Yet this book receives rave reviews, and I'm mystified. Perhaps people consider him to be enigmatic; I find him to be brash, full of false bravado, and generally repulsive as a character. The misogyny is overwhelming: women are described by their breasts and "prophylactic-tight" dresses first, character second if at all. One baffling chapter has him fighting with his wife until she calls the cops. He's then hauled off to jail, comically invoking the 5th amendment outside of a courtroom. Ostensibly, this is to show just how "deep" he's in--- instead, it just makes him even less likeable and makes me wonder if he was desperate to chew up pages.
It's probably impossible to get into a deeper discussion of racial issues in Detroit at the moment, because it's too raw, but I feel as though some of the raves for his work might be coming in because passages often (though probably inadvertently) contain a wink-nod confirmation of what many people seem to love whispering about Detroit: that, for all that ails it, what's really screwing it up is that THOSE PEOPLE ran it into the ground.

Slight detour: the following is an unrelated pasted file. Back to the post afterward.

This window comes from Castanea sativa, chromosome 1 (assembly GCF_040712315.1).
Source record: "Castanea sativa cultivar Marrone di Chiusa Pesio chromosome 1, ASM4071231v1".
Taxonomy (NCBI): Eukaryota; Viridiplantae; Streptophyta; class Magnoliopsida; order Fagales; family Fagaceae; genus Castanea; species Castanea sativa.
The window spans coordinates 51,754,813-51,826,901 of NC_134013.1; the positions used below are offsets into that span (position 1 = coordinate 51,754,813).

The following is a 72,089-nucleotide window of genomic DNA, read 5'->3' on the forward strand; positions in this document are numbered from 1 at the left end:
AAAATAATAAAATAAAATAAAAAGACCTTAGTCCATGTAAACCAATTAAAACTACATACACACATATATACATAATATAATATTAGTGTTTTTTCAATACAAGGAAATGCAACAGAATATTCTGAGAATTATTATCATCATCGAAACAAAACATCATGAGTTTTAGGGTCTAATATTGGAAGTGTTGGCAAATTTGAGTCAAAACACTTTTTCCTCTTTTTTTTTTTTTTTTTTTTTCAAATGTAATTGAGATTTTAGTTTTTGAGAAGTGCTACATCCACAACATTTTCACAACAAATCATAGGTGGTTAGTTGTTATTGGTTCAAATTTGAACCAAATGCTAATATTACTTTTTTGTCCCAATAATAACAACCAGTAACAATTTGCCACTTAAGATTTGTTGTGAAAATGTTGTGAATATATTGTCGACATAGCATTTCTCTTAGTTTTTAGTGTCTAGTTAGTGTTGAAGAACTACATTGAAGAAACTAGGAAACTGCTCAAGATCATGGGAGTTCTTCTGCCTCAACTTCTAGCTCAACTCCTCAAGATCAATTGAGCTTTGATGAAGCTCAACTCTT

LeDuff will hammer home the idea that everyone screwed up over and over, but it feels like each iteration of that is followed up with the wink-nod 'but from where I stand...' sort of deal. LeDuff's not racist. I don't think it was his intent to make it seem that he places the blame more on one entity than another. But everything about his tone strips away the humanity of his characters and makes people feel comfortable about believing all the stereotypes they'd long held about the city.